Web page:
Global value chains and the “missing exports” of the United States
China Economic Review, 2020, vol. 61, issue C
Many American multinational corporations have turned into factory-less. They outsource the production of their products to foreign companies and derive the largest share of their revenues from intellectual property and services embedded in physical products sold to international consumers. However, conventional trade statistics are compiled based on the value of goods crossing national borders, as declared to customs. The value added associated with intellectual property and services embedded in physical goods is not recorded as an export. Current trade statistics greatly underestimate US exports. In this paper, we use the case of Apple, the largest American consumer products company and a typical factory-less manufacturer, to illustrate the failure of conventional trade statistics to report actual US export capacity in the age of global value chains. According to our analysis of this case, if the value added of Apple intellectual property and services embedded in all Apple products sold to foreign consumers were counted as part of US exports, total US exports in 2015 would increase by 3.4%, and its trade deficit would decrease by 7.0%. In terms of bilateral trade, the value added under examination here would raise the US exports to China and Japan by 16.6% and 8.7% respectively, and lower its trade deficit with the two countries by 5.2% and 7.8% accordingly.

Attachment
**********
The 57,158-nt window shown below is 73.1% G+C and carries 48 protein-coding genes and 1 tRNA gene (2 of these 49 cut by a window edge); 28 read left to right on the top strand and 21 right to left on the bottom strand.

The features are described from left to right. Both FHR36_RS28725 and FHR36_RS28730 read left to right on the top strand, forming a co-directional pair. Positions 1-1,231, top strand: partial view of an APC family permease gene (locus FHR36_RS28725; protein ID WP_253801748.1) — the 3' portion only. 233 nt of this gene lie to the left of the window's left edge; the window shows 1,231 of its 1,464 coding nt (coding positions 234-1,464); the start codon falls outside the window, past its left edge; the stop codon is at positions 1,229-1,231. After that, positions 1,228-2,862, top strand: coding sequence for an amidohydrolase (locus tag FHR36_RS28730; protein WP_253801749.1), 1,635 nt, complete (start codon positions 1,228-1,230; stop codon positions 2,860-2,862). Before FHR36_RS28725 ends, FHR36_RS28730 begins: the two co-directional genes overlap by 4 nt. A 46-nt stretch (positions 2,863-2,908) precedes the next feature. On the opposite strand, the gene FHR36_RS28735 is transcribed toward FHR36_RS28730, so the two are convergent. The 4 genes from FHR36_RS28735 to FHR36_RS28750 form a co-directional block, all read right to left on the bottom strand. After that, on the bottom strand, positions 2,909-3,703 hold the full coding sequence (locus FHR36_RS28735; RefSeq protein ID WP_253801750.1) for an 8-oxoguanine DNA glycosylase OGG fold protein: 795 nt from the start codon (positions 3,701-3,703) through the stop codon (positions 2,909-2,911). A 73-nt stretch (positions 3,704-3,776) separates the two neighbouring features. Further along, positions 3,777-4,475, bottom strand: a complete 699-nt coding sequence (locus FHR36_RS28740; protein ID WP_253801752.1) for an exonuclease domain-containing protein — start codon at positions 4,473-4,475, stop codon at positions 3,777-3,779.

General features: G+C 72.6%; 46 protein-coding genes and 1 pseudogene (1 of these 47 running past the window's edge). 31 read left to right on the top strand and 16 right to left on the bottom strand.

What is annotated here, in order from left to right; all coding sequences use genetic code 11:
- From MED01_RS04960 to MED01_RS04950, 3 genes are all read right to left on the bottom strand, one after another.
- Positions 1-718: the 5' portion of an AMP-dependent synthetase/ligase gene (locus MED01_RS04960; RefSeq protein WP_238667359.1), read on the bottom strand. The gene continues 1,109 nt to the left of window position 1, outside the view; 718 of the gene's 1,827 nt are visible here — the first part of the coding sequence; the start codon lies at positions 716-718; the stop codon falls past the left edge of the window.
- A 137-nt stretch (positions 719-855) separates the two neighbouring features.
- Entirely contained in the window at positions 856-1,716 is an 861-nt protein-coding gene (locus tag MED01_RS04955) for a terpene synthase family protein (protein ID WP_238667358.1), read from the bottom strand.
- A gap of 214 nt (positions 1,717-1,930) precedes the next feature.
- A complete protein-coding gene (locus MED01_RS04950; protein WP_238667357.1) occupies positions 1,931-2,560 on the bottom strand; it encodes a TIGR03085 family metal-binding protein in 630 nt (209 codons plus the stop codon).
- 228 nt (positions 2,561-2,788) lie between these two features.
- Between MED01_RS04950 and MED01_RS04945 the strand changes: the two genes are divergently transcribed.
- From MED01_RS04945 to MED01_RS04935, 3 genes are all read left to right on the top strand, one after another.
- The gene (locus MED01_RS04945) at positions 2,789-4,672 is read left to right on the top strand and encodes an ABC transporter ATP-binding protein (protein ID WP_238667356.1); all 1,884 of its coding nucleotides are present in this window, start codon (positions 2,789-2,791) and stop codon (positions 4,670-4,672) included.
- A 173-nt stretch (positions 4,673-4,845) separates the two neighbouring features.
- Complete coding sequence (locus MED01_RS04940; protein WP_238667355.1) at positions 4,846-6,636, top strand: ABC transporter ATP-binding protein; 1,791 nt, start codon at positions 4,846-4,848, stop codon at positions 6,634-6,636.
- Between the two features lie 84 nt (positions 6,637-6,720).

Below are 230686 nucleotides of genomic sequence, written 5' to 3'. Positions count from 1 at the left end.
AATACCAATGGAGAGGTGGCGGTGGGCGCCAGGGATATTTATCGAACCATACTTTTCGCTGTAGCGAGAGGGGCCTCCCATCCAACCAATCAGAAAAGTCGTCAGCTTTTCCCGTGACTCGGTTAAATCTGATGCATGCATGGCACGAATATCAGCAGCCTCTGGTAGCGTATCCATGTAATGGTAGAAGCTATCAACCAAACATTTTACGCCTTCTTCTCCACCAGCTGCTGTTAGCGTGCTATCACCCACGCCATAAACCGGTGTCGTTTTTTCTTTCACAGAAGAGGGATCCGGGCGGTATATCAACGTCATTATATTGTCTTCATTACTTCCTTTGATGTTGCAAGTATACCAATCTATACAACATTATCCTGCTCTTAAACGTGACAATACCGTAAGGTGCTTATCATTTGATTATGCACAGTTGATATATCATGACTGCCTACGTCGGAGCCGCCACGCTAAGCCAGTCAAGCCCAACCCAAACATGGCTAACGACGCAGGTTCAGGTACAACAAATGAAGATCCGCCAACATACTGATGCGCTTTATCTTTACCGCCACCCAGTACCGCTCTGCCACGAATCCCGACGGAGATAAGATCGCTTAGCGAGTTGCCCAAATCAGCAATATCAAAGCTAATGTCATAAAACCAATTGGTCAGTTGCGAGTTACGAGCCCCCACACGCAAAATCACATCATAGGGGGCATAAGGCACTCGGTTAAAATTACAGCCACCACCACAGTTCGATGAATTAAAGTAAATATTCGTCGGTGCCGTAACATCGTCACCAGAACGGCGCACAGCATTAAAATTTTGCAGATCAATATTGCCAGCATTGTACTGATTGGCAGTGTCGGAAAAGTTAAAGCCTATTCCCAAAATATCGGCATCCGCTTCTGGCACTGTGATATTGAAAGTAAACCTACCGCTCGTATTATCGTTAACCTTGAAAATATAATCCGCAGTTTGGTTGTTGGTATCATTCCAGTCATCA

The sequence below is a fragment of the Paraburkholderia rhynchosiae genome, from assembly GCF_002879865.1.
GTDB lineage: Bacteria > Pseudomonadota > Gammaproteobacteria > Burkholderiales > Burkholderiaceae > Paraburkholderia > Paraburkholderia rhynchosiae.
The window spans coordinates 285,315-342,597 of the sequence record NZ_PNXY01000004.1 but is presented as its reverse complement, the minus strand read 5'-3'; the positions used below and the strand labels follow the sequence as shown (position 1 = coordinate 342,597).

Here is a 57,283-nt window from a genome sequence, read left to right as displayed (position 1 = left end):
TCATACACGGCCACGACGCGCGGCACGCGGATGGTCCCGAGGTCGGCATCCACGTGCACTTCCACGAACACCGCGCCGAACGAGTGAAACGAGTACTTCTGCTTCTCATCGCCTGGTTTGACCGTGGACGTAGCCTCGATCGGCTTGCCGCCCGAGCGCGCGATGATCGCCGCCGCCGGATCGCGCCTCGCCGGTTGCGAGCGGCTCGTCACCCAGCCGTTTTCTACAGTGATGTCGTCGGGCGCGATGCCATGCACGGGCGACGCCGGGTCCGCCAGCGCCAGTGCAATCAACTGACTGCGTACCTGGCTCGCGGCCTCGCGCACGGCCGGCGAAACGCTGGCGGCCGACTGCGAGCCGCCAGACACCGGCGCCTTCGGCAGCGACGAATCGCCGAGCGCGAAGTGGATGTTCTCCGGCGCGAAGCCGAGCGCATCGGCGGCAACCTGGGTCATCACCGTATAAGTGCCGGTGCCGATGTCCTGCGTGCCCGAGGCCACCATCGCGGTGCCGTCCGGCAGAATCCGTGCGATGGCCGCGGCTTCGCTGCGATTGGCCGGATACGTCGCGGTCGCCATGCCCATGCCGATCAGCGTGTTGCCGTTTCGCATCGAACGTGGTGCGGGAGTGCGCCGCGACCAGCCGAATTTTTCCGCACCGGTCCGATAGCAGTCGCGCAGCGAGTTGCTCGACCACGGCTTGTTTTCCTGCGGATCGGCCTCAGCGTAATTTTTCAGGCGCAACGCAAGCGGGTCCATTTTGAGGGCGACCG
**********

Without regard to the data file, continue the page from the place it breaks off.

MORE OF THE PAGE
Keywords: China; US; GVCs; Exports; Apple (search for similar items in EconPapers)
JEL-codes: F1 (search for similar items in EconPapers)
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Working Paper: Global Value Chains and the Missing Exports of the United States (2019)
Working Paper: Global Value Chains and the Missing Exports of the United States (2017)
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Persistent link: https://EconPapers.repec.org/RePEc:eee:chieco:v:61:y:2020:i:c:s1043951x20300262
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